LING 263/663 - Semantics I
Introduction to truth-conditional compositional semantics. Set theory, first- and higher-order logic, and the lambda calculus as they relate to the study of natural language meaning. Some attention to analyzing the meanings of tense/aspect markers, adverbs, and modals.
- Quantitative Reasoning
- Social Sciences
LING 519 - Perspectives in Grammar
This biweekly, in-person meeting of all first-year students is led by faculty members and TFs. Students are asked to reflect upon the content introduced in the courses they are taking and share their understanding of how these multiple perspectives connect with each other. The goal is to provide a forum where students can synthesize their views on the grammar of natural language and at the same time create a cohort experience for first-year students.
0.5 credits for Yale College students
LING 395/795 - What do discourse particles mean?
This course probes the grammatical character of discourse particles, expressions that do not relate directly to the core meaning expressed by a construction: a proposition in the case of a declarative, a set of propositions in the case of an interrogative, and a directive in the case of an imperative. An example of a discourse particle is again in the question: What is your name, again? Discourse particles function instead to connect the core meaning of the construction to the context of utterance, introducing components of meaning that lie outside the linguistic domain, construed narrowly. Students read primary semantic literature on declaratives, interrogatives and imperatives to get a solid grounding in the theoretical issues surrounding their semantics and explore empirical phenomena related to discourse particles in a range of languages. Current semantic and pragmatic proposals designed to capture their meaning are critically evaluated.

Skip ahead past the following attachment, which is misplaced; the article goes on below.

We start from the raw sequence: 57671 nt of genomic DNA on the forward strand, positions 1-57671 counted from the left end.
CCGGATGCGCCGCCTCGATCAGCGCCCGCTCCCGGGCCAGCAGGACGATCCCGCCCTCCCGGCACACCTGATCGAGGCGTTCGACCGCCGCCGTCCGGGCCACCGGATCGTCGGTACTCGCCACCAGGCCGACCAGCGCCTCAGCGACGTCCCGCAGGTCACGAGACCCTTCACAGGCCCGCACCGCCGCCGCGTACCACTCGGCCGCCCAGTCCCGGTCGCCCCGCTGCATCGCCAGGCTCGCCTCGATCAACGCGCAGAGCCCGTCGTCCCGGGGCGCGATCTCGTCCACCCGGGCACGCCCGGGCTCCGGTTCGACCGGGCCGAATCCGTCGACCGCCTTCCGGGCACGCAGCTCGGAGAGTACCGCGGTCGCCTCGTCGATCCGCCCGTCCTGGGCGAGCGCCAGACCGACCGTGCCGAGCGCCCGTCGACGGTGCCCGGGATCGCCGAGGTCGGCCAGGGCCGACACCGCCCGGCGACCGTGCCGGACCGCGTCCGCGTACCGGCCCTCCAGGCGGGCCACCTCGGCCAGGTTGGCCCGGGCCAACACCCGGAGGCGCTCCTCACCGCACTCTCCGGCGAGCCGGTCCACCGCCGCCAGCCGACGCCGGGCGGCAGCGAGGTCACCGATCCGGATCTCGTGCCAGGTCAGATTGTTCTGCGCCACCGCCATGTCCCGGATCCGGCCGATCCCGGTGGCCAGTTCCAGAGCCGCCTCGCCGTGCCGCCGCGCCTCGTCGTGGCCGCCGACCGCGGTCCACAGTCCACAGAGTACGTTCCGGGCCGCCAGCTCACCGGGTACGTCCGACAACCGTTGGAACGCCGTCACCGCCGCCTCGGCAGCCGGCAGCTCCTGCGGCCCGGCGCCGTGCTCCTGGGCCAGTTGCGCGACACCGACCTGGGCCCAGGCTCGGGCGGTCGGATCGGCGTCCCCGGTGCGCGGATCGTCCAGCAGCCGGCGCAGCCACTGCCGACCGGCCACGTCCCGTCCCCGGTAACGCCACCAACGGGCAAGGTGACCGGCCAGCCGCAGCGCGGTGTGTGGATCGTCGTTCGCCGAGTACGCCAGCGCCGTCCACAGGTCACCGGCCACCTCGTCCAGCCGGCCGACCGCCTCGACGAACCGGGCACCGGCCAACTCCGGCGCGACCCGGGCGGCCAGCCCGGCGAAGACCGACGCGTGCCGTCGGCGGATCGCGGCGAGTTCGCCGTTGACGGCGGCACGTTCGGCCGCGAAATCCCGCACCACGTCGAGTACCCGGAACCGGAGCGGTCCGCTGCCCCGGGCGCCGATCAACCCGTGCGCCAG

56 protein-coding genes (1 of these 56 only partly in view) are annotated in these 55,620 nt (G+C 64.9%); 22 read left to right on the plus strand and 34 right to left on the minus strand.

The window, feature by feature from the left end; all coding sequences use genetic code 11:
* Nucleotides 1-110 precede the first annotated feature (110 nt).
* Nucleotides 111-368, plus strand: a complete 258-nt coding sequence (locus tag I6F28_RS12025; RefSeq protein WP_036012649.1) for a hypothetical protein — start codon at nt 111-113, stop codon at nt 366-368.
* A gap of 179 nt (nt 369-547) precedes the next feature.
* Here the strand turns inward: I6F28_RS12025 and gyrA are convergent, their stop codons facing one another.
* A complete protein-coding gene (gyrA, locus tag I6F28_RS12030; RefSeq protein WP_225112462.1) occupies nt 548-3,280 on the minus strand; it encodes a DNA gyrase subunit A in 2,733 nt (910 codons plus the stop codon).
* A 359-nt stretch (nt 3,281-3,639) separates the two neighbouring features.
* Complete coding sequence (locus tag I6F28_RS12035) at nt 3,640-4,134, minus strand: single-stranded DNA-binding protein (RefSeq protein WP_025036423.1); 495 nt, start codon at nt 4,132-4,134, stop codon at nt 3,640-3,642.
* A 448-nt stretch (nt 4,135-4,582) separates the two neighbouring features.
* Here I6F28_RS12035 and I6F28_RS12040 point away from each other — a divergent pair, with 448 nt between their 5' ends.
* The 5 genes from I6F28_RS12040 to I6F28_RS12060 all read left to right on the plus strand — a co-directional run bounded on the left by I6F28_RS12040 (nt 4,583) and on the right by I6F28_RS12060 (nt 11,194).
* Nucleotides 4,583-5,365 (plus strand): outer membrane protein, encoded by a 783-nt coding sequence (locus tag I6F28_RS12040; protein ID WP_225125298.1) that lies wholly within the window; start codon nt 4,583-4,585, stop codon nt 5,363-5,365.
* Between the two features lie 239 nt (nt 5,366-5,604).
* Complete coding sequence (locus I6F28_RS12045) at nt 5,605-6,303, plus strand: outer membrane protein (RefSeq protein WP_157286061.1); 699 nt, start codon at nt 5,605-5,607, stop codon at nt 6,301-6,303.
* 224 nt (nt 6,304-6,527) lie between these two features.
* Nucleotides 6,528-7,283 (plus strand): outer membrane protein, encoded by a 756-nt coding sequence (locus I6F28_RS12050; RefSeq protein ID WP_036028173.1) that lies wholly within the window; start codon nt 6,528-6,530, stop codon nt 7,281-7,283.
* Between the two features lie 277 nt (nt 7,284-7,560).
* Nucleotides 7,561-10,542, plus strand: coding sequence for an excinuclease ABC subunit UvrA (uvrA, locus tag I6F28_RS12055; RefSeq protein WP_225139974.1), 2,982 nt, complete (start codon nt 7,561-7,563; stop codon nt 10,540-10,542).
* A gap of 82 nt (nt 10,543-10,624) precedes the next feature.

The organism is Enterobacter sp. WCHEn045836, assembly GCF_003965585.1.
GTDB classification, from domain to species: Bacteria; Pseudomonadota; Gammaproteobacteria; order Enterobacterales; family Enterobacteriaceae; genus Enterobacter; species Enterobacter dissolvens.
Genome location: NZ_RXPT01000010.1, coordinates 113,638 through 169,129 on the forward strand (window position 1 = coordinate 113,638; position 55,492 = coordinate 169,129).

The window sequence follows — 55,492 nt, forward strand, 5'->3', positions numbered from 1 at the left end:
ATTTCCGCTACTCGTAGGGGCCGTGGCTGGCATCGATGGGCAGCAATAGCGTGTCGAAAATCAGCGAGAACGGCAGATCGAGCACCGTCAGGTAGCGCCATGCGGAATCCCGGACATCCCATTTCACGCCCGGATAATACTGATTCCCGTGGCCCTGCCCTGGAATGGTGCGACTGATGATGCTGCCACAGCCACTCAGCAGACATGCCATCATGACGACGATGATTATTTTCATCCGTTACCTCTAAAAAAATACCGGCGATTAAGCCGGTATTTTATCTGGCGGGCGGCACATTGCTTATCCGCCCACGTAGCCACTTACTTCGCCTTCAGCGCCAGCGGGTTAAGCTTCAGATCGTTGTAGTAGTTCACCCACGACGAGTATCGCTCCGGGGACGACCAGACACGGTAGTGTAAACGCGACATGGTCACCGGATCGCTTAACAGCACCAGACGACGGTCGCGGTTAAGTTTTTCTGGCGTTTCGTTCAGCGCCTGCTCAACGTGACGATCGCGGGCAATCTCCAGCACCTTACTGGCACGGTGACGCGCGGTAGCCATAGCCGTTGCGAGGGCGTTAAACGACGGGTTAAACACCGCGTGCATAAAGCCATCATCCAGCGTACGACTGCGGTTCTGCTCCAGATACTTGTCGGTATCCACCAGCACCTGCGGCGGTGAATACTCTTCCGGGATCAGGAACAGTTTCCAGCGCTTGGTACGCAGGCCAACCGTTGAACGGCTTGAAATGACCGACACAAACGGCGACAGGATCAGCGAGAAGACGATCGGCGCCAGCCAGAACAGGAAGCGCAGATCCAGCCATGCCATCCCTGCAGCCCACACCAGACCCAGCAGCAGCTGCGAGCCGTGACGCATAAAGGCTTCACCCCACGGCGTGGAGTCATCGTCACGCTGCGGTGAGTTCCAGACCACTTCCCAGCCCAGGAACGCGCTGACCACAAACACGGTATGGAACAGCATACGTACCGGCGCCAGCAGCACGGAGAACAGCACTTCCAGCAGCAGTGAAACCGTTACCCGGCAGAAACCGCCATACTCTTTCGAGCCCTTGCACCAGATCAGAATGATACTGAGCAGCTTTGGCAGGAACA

Prerequisite: LING 263 or permission of instructor.
1 credit for Yale College students